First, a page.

PLUS HENRIETTA PLACE AND YARNHALL STREET
It is interesting to note that BoCo [an excellent Pizza Restaurant] on Yarnhall Street was originally Bodkins Pub. In case you are wondering bodkins are used to thread cords, elastics, ribbons or tapes through pre-made holes and tubes in a cloth or a garment. They may also be used as hairpins. Bodkins can be made out of a wide range of materials, such as bone, metal, plastic, etc.
Linenhall, also spelt Linen Hall, was a complex of Georgian buildings at the top of Capel Street, built by the Linen Board. The selection of this three-acre site as a centralised Linen Hall for Dublin was decided by the Board on 17 March 1722 following the rejection of sites in Drumcondra and Ballybough. Many linen traders would stay in the inns and taverns in the environs of Capel Street at this time. Construction began, and the Hall was opened for business on 14 November 1728. The complex was originally designed by Thomas Burgh, and later enlarged in 1784 by Thomas Cooley.A Yarn Hall and Cotton Hall were also constructed nearby.
The complex was modelled on Blackwell Hill, London, and the Cloth Hall of Hamburg. The Dublin Linenhall housed 550 bays for storage, a large trading space, and a boardroom. Following the opening of the Belfast Linen Hall in 1783, the Dublin Hall went into decline. The Linen Board was disbanded in 1828.
From the 1870s, the Hall was used as a British Army barracks. The Board of Works took over the buildings in 1878.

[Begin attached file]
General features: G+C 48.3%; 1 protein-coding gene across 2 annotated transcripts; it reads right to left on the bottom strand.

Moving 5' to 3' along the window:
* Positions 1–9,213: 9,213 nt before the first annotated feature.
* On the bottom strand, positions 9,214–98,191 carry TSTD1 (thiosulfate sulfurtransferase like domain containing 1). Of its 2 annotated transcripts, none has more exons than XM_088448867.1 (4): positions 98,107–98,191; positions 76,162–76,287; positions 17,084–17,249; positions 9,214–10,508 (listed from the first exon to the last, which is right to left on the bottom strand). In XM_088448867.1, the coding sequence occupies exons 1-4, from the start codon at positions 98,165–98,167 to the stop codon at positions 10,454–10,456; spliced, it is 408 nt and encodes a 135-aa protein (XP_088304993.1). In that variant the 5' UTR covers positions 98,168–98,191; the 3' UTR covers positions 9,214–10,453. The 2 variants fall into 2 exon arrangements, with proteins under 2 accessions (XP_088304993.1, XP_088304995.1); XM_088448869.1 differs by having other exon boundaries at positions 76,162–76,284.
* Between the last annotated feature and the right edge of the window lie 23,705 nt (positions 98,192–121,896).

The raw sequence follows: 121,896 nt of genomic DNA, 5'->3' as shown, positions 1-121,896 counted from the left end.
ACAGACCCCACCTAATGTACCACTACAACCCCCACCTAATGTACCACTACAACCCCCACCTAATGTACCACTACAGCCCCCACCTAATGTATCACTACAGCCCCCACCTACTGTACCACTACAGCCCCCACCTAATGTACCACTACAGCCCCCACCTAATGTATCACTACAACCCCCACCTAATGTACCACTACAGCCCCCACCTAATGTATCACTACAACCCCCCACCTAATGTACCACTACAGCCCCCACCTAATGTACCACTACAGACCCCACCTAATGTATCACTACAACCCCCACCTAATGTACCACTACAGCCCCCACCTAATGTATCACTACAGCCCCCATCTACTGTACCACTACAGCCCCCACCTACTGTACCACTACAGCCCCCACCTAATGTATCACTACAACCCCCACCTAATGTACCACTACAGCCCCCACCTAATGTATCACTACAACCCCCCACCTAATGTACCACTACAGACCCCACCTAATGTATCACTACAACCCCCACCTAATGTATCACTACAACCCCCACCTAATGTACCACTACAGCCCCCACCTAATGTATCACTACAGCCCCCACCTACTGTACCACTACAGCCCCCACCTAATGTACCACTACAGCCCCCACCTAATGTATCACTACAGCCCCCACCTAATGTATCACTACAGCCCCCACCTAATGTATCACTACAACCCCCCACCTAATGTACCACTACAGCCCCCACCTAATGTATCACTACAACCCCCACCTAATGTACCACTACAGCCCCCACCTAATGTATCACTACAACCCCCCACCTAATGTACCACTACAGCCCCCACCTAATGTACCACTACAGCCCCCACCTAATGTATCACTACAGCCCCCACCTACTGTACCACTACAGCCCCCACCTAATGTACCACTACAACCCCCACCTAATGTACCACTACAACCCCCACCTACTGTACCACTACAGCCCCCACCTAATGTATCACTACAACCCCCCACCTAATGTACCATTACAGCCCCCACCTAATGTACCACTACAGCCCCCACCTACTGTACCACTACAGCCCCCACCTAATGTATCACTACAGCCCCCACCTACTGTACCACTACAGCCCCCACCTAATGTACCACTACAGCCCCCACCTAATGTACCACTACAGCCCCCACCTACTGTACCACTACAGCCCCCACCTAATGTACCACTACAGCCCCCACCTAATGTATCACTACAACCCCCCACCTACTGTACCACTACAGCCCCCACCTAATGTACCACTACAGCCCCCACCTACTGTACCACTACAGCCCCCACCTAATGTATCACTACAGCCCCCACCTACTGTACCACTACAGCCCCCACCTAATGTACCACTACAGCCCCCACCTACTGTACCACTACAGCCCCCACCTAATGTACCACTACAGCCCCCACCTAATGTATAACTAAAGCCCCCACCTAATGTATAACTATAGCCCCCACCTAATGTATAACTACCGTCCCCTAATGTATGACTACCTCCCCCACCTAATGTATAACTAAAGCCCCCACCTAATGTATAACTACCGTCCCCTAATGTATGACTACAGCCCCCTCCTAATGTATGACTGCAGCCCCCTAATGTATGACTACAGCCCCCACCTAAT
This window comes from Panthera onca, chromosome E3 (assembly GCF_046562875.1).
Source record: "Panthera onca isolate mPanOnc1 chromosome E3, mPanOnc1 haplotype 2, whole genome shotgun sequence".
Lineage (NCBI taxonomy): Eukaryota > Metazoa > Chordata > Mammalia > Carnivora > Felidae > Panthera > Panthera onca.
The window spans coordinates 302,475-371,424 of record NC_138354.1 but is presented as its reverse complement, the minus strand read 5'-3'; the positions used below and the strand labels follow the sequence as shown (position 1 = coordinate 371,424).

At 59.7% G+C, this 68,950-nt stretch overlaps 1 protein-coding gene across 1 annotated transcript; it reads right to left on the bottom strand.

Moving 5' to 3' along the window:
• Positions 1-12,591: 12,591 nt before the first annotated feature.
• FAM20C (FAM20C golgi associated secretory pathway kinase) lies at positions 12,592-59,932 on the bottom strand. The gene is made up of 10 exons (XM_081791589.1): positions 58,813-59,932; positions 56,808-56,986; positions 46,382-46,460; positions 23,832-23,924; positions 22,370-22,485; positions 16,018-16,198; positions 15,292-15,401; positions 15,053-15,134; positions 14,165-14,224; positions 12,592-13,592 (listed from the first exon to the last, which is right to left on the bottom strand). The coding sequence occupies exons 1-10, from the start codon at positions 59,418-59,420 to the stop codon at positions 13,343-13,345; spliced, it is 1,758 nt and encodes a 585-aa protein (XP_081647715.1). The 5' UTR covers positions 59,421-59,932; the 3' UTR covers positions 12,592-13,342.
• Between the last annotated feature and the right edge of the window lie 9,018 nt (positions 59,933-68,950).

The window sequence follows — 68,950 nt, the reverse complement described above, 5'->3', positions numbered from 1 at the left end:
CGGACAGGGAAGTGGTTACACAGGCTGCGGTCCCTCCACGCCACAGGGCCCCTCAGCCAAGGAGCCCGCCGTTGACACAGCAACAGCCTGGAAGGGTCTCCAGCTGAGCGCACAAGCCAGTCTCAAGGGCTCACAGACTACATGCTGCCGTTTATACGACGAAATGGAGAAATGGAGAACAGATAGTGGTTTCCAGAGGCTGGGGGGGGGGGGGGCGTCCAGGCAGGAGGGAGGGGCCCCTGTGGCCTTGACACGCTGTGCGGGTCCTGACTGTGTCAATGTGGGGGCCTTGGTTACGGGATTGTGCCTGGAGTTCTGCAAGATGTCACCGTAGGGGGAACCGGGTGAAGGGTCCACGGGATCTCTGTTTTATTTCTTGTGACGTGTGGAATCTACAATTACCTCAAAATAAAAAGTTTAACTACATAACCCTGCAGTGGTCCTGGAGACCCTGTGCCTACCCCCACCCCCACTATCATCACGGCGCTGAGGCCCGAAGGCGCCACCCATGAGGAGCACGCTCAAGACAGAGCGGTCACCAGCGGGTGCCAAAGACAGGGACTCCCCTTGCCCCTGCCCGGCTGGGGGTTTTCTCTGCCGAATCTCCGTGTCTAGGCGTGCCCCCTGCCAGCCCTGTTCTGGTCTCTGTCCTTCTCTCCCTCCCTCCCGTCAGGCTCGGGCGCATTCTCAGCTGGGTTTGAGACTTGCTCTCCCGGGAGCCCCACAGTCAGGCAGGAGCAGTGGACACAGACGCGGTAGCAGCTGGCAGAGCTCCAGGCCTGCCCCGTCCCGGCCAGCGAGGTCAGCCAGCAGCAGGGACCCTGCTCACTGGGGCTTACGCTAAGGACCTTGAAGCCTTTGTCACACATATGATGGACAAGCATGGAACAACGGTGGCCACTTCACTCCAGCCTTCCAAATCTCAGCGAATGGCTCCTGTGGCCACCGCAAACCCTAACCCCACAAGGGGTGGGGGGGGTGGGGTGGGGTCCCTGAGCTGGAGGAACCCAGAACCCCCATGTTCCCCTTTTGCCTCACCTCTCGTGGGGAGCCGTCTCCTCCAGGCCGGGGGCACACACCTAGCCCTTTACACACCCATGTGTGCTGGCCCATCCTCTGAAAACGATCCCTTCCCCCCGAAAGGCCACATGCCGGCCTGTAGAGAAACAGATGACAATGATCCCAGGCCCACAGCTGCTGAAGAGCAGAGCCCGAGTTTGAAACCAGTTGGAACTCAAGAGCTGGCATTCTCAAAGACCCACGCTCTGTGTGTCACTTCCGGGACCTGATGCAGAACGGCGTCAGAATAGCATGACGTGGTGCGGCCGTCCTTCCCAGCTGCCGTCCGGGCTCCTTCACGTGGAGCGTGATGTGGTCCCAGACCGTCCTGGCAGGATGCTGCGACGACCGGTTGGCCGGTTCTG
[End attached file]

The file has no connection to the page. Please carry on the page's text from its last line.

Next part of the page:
In 1914, the Hall, along with the nearby Temple Gardens in front of the Kings Inns, was host to one its last events, the Dublin Civic Exhibition.
It is mentioned in the 1958 song “Monto (Take Her Up to Monto)”, which references events of the late 19th century: “You’ve seen the Dublin Fusiliers, / The dirty old bamboozeleers, / De Wet’ll kill them chiselers, one, two, three. / Marching from the Linen Hall / There’s one for every cannonball, / And Vicky’s going to send them all, o’er the sea.”
On 26 April 1916, Linenhall Barracks was seized by the Irish Volunteers. The Barracks was largely occupied by unarmed clerks. The Barracks was set on fire by 1st Dublin Battalion Irish Volunteers to prevent the British Army using the site. The fire spread to adjacent buildings on Great Brunswick Street and North King Street. During the fire, Volunteer Paddy Holohan reported the fire leading to the explosion of several barrels of oil, creating large plumes of thick smoke.